Massachusetts settlers wanted religious liberty–for themselves. They worked hard at farming & established healthy settlements–but nobody got rich quick. Eventually, some prospered at trade.

The Quakers of Pennsylvania also wanted religious freedom–but not just for themselves. Every colony had a different history–who settled, how they lived, how they got along with the indigenes.

For a long time, those colonies pretty much ruled themselves; British merchants & tobacco factors prospered. Periodic wars with the French (& their Indian allies) sometimes led to British military involvement–although colonial militias fought, too. After the Seven Years War enriched the British Empire worldwide, it was decided to begin managing the colonies more closely. Trouble ensued…

I think Jophiel’s answer is key (as well as the Caribbean being the starting place, in part due to trade winds, but also gold and later tobacco, sugar, etc.): Mesoamerica had more advanced indigenous cultures with an established hierarchy of trade routes, towns and cities, tax collecting, etc. that the Spanish could more or less insert themselves into, to get things started. No coincidence that the great city of Mexico (already with universities and such by the 1580s) was located at the Aztec capital. Also note how the Portuguese instead developed port towns – a sophisticated indigenous civilization was lacking in Brazil.

Henry VII of England sent some explorations commanded by John Cabot to North America in the late 1490s. But these weren’t colonizing expeditions, mainly plant the flag, walk around a bit. They don’t even seem to have met any natives. Henry VII’s elder son Arthur was bethrothed to Catherine of Aragon, daughter of King Ferdinand and Queen Isabella of Spain and they were married in 1501. I’m not sure if this pending marriage (and Catherine’s subsequent marriage to Henry VIII a few years later) caused Spain to respect England’s claims of the northern part (Cabot probably landed in Newfoundland), dormant as they were. -probably as others have said, the Aztec and Inca civilizations were better organized and once the Spanish conquered them, there was already a structure in place to get the minerals and food (potatoes among other things) they wanted.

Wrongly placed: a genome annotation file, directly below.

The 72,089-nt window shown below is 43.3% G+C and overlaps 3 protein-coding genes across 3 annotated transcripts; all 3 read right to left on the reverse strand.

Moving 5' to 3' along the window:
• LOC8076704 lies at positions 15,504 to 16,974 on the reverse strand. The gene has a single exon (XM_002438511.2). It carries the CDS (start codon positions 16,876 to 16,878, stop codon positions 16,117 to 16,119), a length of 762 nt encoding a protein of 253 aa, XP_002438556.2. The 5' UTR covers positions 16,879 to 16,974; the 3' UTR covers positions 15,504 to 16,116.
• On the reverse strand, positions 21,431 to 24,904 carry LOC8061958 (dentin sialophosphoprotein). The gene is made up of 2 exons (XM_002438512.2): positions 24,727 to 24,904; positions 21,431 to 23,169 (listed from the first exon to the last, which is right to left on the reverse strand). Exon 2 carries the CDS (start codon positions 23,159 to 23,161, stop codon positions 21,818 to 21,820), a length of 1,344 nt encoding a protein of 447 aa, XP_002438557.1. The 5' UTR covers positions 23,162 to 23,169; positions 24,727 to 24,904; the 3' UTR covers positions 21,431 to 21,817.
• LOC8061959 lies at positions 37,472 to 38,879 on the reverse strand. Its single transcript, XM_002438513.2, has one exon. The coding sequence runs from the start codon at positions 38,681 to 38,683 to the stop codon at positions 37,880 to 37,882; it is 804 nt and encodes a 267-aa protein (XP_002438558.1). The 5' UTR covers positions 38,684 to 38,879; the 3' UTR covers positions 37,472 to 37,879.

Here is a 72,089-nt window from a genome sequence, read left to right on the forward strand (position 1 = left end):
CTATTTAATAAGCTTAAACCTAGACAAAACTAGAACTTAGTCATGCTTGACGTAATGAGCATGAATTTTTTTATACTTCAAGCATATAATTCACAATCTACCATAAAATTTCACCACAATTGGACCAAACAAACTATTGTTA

I’m not really sure why England waited so long to colonize North America. Henry VII was stingy, Henry VIII spent a lot but that was on palaces and fighting some wars against the Scots and French. His children had their own squabbles and war eventually broke out with Spain which really hurt things…the Roanoke colony disappeared because they were not able to visit it for several years. Finally when James I made peace with Spain, England started to colonize over several decades by different groups. Even then it took a while to find the economic benefits of the North (even Virginia tobacco had to be cross pollinated with tobacco from the south to get the good flavor while poisoning yourself with tar and nicotine).

From my reading of 1492 by Charles Mann the advanced culture in Central America, with regard to intrusion by Europeans, was a bug not a feature.

The existence of the Aztec civilization in Mexico and the Inca in Peru meant in effect that there was a single point of failure for the American culture. Once the Spaniards defeated that one group, it was downhill from there. All the other cultures were smaller and weaker.
Further north, Europeans found a multitude of groups/tribes throughout what is now N. America. Defeating one just meant that there was another equally powerful group a few miles away. Until the plagues destroyed all the populations, that meant it was simply harder to make progress conquering N. America.

It also helped that in N. America the various confederations were well-equipped and experienced in large-scale conflict. Anyone who wasn’t had long since been devoured by their more powerful neighbors.

Have you read Colin Woodward’s “American Nations” book? It goes into great depth about these regional differences in culture that were established in the colonial era and how they remain to this day independent of state and national borders.

In the case of Spain, he mentions that they were so heavily invested in exploiting Central America and the Caribbean that they didn’t really have any resources available to support their northern territories and missions in southern California, Arizona, much of New Mexico, and southwest Texas. At the same time leaders forbade them from trading with natives or rival colonies, perpetuating a rather stagnant settlement pattern.

Introduced, yes. But not sold. Europeans were pretty slow to adopt New World foods. Hardly anyone grew potatoes for anything other than fun or science, for example. The Irish adopted the potato because most of Ireland’s prime arable land was used to graze cattle for export, and not much else would grow in the land that was left to subsistence farmers.

Tomatoes were grown as an ornamental plant at first, and hardly featured at all as a foodstuff. The earliest written references indicate that Europeans thought they were a sort of eggplant (which they are, in a sense).